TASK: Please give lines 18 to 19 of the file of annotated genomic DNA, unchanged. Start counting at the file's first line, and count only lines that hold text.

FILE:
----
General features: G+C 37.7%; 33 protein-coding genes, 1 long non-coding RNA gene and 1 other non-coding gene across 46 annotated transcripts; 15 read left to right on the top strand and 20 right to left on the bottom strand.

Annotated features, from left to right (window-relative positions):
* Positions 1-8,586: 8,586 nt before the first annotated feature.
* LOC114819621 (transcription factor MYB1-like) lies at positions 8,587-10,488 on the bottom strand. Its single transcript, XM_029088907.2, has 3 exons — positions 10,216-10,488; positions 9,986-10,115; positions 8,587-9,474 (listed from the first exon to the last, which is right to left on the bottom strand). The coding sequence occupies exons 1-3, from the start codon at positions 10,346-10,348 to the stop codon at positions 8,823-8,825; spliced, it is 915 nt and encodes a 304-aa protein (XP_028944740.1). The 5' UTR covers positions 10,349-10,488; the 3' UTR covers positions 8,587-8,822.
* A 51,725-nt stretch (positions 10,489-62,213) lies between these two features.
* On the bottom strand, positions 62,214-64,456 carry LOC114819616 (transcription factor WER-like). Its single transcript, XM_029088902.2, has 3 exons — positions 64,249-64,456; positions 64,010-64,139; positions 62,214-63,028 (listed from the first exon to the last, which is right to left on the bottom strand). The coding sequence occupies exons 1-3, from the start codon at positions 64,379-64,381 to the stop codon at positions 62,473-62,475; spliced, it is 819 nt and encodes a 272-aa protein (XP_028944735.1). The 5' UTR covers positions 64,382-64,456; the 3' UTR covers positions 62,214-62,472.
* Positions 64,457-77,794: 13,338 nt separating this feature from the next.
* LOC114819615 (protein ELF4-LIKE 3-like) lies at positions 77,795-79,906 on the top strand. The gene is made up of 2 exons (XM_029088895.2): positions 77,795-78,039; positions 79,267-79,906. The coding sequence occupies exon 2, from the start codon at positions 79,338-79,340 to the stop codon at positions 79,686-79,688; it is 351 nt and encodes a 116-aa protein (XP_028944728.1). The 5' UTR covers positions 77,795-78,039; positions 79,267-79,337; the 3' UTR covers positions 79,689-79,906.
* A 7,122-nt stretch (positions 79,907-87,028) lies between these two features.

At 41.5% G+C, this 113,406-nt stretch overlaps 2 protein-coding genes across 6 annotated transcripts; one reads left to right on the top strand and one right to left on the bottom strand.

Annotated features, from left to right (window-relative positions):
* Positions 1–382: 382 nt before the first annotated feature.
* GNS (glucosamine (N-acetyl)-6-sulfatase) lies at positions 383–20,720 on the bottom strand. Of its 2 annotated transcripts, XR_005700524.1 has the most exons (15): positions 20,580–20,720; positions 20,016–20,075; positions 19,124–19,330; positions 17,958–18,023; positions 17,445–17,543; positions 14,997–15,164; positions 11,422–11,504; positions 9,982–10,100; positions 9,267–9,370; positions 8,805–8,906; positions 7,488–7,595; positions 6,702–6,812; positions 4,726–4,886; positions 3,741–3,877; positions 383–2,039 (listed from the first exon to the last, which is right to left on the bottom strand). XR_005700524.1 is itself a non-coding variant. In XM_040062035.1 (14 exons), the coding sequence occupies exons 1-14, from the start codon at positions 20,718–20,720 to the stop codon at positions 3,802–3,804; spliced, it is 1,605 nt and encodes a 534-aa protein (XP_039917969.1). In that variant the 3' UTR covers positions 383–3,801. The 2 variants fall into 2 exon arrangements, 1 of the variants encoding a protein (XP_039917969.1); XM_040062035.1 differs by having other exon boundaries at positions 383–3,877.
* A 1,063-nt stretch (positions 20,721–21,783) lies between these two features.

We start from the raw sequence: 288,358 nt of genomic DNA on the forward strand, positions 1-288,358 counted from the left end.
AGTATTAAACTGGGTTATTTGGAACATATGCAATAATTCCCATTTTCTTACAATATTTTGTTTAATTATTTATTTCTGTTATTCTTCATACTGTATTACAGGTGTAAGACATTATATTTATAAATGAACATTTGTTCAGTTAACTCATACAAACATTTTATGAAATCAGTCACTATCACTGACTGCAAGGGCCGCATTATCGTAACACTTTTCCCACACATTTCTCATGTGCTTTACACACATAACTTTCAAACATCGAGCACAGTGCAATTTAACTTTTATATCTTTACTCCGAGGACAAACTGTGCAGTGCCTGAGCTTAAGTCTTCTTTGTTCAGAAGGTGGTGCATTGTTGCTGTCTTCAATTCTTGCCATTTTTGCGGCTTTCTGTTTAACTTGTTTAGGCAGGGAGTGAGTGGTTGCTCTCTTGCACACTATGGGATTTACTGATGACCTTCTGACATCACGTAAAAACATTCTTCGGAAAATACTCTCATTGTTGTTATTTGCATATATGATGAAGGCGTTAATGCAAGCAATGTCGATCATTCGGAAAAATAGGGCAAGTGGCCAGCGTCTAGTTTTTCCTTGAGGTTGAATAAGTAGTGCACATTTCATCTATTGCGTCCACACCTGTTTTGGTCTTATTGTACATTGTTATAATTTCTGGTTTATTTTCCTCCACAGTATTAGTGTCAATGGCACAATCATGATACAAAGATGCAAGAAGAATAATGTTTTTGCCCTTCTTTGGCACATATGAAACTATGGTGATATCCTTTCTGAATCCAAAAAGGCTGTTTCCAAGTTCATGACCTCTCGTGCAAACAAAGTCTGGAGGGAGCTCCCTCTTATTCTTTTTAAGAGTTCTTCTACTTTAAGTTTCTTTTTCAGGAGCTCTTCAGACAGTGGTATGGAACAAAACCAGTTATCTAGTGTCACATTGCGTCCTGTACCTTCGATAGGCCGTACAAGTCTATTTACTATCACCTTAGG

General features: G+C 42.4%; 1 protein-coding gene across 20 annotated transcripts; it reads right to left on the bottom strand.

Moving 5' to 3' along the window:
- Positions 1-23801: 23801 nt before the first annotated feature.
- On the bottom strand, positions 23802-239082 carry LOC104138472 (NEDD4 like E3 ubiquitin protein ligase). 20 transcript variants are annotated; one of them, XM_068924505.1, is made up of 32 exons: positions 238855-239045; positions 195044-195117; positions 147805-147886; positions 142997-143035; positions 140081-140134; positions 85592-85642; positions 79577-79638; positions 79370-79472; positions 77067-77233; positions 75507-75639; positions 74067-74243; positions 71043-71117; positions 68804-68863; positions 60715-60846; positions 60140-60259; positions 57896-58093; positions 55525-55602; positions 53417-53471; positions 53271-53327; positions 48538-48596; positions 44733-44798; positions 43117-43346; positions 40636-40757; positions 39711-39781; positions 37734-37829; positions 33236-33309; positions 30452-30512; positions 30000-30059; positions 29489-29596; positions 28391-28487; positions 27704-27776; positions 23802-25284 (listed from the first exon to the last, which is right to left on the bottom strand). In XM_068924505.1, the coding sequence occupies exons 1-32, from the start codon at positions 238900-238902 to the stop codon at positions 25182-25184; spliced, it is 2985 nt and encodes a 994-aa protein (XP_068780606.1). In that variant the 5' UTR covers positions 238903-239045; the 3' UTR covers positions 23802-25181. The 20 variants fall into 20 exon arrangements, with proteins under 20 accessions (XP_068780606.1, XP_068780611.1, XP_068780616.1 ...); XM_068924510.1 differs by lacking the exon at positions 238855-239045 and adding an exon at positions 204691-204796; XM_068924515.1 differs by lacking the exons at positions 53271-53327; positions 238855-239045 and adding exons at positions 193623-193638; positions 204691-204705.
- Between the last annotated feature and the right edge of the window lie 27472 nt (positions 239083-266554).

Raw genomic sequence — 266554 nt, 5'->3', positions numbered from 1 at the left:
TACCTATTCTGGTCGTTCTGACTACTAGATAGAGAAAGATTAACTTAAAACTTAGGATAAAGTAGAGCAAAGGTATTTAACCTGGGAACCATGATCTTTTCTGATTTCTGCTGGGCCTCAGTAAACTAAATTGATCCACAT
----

Moving 5' to 3' along the window:
- Positions 1-23801: 23801 nt before the first annotated feature.